Tees MP Tom Blenkinsop says the government is still lacking a “comprehensive strategy” for the steel industry as he criticised Chancellor George Osborne’s autumn statement.
Mr Osborne surprised critics by doing a U-turn on tax credit cuts and vowing to protect police budgets in his spending review.
Millions of low paid families will not now see their benefits cut in April, although the relief for many will be temporary because tax credits will be phased out by 2018.
But there was no mention of Teesside in Wednesday’s statement.
And even though Mr Blenkinsop welcomes the tax credits move, he insists the “devil will be in the detail”.
The Labour MP for Middlesbrough South and East Cleveland said: “George Osborne’s fanciful claim that the North is growing faster than the South is completely devolved from the realities of the job losses Teesside and East Cleveland has suffered in the last couple of months.
“The government still lacks a comprehensive strategy for the steel industry and the industry is still waiting on compensation for the carbon price floor tax introduced four years ago.
“The tax credits cuts U-turn is a welcome one and will come as a relief to thousands of families across Teesside. However, I fear the devil may be in the detail. I fear that the cut hasn’t been completely abandoned and is just a transitional measure, deferred to tax credits form part of the Universal Credit.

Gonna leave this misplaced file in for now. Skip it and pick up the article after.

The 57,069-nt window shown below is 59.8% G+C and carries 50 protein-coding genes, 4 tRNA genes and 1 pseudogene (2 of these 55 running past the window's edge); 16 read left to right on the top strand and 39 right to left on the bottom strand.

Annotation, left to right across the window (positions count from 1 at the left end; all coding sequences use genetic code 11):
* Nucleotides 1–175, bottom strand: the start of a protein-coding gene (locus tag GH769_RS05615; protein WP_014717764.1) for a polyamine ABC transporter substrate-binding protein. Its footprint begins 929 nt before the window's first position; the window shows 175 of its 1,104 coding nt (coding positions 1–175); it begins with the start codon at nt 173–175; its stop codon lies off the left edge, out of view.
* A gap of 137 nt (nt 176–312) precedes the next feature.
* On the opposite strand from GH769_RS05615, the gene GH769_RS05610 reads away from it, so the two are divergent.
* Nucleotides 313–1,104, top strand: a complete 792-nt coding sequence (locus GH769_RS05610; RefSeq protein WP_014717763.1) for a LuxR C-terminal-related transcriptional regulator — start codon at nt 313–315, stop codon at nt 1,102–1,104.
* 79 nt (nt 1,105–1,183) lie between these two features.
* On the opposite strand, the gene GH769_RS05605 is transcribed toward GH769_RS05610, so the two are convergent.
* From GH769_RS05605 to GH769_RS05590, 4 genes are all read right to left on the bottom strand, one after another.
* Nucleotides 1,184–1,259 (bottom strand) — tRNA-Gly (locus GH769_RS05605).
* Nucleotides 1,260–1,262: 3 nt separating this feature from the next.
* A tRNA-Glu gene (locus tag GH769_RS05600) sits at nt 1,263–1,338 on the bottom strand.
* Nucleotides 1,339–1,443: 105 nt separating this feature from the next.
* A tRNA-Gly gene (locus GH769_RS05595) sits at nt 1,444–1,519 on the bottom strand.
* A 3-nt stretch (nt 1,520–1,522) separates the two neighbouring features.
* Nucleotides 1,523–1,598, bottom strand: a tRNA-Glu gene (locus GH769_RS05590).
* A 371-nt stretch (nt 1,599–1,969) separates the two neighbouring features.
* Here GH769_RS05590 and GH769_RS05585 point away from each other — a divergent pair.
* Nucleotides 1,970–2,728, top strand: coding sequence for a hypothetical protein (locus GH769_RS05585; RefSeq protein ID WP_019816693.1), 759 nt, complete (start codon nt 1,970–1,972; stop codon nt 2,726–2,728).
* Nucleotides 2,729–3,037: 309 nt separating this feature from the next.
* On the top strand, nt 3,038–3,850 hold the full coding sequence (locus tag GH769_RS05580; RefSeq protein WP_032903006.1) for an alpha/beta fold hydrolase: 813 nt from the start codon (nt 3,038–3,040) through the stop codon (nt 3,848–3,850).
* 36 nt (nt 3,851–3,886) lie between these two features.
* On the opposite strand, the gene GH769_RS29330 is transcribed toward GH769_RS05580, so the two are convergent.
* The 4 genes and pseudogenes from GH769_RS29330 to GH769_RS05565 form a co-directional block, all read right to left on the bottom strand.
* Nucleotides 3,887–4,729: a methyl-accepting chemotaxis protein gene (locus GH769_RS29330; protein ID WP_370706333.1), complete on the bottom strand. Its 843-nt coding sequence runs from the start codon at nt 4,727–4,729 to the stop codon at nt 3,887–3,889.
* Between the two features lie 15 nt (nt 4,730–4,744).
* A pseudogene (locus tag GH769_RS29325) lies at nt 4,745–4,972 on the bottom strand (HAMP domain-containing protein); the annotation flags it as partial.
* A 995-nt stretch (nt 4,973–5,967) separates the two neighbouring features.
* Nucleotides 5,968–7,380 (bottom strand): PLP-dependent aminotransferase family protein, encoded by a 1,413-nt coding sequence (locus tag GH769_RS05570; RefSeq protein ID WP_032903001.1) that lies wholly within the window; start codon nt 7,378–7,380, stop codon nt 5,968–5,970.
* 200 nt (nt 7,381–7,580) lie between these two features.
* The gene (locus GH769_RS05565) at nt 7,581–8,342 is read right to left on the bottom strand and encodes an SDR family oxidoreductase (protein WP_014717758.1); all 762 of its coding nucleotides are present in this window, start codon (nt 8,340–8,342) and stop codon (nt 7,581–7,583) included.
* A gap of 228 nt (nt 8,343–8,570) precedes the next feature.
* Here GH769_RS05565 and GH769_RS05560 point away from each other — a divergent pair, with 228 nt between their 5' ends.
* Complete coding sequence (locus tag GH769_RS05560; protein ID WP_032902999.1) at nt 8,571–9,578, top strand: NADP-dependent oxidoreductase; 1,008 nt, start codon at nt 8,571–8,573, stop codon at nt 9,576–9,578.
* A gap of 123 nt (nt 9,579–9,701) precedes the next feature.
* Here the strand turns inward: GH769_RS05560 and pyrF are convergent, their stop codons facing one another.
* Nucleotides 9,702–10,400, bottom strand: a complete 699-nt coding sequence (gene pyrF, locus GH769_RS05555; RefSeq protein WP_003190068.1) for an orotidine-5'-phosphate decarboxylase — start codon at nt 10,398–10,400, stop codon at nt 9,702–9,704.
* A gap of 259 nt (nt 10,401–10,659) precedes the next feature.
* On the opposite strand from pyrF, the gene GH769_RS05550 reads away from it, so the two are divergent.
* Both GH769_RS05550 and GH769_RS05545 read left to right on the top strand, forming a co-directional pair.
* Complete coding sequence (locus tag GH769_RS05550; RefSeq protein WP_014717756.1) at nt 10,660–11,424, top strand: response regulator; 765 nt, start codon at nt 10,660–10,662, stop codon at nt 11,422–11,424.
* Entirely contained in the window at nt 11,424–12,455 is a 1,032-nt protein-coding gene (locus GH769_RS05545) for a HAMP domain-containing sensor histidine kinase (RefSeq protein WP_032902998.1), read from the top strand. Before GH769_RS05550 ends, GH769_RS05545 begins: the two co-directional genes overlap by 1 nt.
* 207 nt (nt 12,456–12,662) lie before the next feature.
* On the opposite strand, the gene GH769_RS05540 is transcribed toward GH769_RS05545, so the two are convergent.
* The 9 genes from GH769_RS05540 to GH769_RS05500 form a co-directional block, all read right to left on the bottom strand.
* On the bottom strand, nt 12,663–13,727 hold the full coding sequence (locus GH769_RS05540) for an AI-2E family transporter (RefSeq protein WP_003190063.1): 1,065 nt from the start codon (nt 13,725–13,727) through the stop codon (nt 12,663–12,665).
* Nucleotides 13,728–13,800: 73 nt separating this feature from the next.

“As the details of the Chancellor’s spending review are poured over the full extent of Osborne’s plans will become clearer – the massive cuts to local councils, cutting £360m from adult skills and the climate change tax exemption that will leave steel companies no better off in cash terms are just a few of the gremlins revealed so far.”
Mr Osborne pushed ahead with £12bn cuts to the welfare budget, with a fresh squeeze on housing benefit – and £20bn in departmental cuts.
But he said higher tax receipts and better public finances had enabled him to rethink the tax credits cuts.
The NECC’s director of policy Ross Smith said: “The spending review was the opportunity for the Chancellor to put meat on the bones around the Northern Powerhouse and to confirm how the North-East can play a significant part in it.
“The devolution deals announced last month were a big step towards this. However, what we heard here has mostly been said before and there was not enough to confirm real economic change.
“What we had hoped to hear was a significant and lasting change in measures affecting the pattern of government investment and to direct private investment to the North-East. A series of initiatives badged under the Northern Powerhouse brand, while welcome, are not enough to achieve this.
“We are pleased that a significant number of smaller businesses will not be required to pay an apprenticeship levy and support is available to those who need it, although we look forward to hearing more details on this in the future.”